Olympic Leisure areas - Feasible Solutions pertaining to Legacy? Composition

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PERSONAL PROJECT

Olympic Parks – Feasible Solutions intended for Legacy?

Sandra Kühni Lausanne 07. doze. 2008

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ABSTRACT

Considerable Olympic Leisure areas encompassing a lot of Olympic competition venues, large spectator concourse areas and a multitude of facilities are a quite recent phenomenon. A great Olympic Recreation area area can be described as cluster, generally the biggest with the Summer Olympics, which simply spectators with tickets and duly certified staff, guests and friends can access. It is a grouping of Olympic venues in the same protection perimeter or perhaps in legal terms in the same Olympic domain. This definition of Olympic Park is founded on very tight Olympic place security and transport operational requirements. If perhaps Olympic Leisure areas, which are remarkably beneficial during Games procedures, are created as a wholeness, interact with the pre-existing downtown network and they are embedded in a wider, long-term, urban advancement strategy, they have the potential to trigger environmentally friendly, vibrant and livable post-Games urban scenery. This research aims to check out if Olympic Parks are viable solutions for post-Games in that they could be transformed with relative simplicity to create large post-Olympic demand and a good environment for folks to visit rather than half-empty and costly ‘white elephants'. By comparing the four Olympic Parks with the four most current Games when it comes to location in accordance with city zones, spatial syndication, sport spots and travel infrastructure, differences and parallels among them happen to be explored because an attempt to find insights for future prices for bids. Particular emphasis will be placed on both Olympic Parks from the 2000 Sydney Games plus the 2012 London Games. Past experience shows that adequate tests of the city's built environment and the possibility for neighborhood inhabitants to shape the future of the Olympic Park improve the chances of the successful transition to post-Olympic uses meeting both global and local needs.

SUPERVISOR:

Philippe Bovy Honorary Professor of Transport and Mobility Swiss Federal Start of Technology at Lausanne, Switzerland IOC – Olympic Transport Expert MSA 2008 – AISTS - Personal Project Web page 1/89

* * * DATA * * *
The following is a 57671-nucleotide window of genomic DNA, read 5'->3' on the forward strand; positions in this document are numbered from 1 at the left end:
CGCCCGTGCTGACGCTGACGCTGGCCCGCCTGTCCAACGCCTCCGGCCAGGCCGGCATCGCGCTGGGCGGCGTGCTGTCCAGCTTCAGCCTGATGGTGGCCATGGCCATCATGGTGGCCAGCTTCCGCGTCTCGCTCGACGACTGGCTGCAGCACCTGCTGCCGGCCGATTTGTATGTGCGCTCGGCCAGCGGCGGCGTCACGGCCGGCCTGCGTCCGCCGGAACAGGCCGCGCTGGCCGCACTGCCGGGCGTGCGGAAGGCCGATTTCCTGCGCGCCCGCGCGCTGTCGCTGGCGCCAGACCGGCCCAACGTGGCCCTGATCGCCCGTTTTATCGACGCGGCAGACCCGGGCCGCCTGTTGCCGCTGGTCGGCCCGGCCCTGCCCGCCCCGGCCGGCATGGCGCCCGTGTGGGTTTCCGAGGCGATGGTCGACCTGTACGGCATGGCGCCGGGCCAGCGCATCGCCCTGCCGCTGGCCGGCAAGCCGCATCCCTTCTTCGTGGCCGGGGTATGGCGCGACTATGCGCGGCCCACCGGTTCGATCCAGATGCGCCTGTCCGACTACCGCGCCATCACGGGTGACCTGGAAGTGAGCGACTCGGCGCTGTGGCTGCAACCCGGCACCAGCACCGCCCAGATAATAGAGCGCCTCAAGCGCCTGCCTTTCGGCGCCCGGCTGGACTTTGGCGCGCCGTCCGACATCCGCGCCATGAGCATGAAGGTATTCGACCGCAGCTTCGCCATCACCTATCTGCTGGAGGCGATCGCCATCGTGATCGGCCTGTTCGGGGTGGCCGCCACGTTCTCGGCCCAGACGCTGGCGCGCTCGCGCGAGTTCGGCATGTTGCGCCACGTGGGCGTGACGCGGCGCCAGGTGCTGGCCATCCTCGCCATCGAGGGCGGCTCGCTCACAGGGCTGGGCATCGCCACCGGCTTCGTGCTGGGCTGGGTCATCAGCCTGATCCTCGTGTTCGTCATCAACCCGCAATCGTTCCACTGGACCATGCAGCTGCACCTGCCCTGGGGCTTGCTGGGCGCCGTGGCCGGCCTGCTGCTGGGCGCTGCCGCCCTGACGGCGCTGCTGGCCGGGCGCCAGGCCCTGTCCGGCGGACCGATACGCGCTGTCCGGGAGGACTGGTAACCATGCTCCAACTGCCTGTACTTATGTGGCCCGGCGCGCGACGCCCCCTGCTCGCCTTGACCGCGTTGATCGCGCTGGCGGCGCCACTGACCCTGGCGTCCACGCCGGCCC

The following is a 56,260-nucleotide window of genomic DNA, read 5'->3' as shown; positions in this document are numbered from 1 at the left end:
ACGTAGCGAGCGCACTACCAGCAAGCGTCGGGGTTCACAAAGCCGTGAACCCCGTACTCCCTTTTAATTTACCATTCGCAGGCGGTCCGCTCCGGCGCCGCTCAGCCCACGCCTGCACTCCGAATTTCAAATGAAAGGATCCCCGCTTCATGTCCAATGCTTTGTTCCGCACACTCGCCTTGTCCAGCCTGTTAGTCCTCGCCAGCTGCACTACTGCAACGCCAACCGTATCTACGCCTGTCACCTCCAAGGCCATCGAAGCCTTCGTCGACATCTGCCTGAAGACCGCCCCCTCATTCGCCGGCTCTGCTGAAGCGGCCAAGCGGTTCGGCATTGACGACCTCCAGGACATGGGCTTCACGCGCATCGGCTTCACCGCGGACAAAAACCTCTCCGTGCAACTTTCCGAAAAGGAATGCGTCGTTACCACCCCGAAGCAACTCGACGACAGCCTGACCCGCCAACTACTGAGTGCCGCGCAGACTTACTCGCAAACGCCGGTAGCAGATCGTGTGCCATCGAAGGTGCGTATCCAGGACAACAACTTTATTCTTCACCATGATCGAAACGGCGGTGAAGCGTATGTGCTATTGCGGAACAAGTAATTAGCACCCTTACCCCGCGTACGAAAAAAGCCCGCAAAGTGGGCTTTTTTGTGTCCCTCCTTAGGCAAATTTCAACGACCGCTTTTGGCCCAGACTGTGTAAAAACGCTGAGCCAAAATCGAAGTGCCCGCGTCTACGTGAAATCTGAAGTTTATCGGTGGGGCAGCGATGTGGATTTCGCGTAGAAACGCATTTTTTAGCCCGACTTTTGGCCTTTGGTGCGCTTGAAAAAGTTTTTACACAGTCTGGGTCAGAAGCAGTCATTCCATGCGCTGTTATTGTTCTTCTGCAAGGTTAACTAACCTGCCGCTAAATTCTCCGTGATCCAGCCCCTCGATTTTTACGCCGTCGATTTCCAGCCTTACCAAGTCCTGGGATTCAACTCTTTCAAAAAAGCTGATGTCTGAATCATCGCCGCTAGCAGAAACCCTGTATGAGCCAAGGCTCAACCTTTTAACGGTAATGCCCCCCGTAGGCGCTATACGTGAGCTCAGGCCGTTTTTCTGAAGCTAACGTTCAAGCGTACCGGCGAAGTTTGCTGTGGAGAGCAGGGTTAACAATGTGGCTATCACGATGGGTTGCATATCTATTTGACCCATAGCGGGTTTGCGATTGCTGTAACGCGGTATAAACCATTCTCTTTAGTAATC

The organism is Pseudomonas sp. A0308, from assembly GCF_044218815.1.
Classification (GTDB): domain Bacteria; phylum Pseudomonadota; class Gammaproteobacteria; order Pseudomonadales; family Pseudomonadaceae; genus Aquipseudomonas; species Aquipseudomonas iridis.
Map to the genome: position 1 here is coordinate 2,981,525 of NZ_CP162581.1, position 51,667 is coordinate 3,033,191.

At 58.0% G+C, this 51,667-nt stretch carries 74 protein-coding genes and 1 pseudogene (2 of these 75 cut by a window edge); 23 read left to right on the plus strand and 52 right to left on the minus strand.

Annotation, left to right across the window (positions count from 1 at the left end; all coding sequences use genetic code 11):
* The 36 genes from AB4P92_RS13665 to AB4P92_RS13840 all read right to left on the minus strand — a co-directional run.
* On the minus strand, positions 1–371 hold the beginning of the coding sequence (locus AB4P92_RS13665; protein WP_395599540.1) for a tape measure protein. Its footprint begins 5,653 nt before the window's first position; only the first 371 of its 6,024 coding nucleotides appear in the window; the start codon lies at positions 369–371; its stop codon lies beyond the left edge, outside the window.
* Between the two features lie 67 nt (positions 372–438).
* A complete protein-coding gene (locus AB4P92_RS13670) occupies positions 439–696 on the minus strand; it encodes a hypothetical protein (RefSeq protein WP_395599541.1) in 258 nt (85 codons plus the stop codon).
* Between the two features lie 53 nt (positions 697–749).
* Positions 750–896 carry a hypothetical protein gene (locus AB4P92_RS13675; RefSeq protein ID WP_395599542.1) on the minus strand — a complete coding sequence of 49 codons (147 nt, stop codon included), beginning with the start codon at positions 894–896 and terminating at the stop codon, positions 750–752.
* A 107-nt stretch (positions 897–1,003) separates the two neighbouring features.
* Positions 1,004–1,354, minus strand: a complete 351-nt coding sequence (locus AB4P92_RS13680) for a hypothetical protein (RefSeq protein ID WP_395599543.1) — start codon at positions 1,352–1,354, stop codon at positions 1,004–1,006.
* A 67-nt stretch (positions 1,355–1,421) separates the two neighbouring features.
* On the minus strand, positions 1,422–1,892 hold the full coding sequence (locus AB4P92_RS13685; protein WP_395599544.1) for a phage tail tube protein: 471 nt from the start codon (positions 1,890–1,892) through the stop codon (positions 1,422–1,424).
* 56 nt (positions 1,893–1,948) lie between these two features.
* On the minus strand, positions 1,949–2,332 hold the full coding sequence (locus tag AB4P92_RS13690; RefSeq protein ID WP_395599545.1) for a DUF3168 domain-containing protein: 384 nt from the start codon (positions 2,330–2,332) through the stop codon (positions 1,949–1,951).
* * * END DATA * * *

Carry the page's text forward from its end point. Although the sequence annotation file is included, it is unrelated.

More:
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ACKNOWLEDGEMENTS

This kind of paper probably would not have been conceivable without the tips and support of many persons. Special due to Richard Cashman, Niall McNevin, John Booker and Jerome Frost because of their time and knowledge. Professor Bovy's advice and insight was crucial to a final formulation with this study. Bless you also to Michelle Lemaitre for very much appreciated assistance and support. Finally, I would really like to thank my friends and family for patience.

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TABLE OF CONTENTS

you Introduction........................................................................................................................................ 15 1 . one particular 1 . a couple of 1 . three or more 2 Justification for your research..................................................................................................... 13 Targets and Outline............................................................................................................... 18 Scope and Limitations with the Study............................................................................................ 15

Methodology....................................................................................................................................... of sixteen 2 . you 2 . 1 . 1 installment payments on your 1 . two 2 . two 2 . installment payments on your 1 2 . 2 . a couple of 2 . 2 . 3 2 . 3 installment payments on your 3. one particular 2 . three or more. 2 2 . 4 Study Method....................................................................................................................... of sixteen Qualitative and quantitative Exploration....................................................................................... 16 Qualitative Approach.................................................................................................................. 18 Data Collection Procedure.......................................................................................................... 18 Primary...

References: 11

(Coubertin, 2000)



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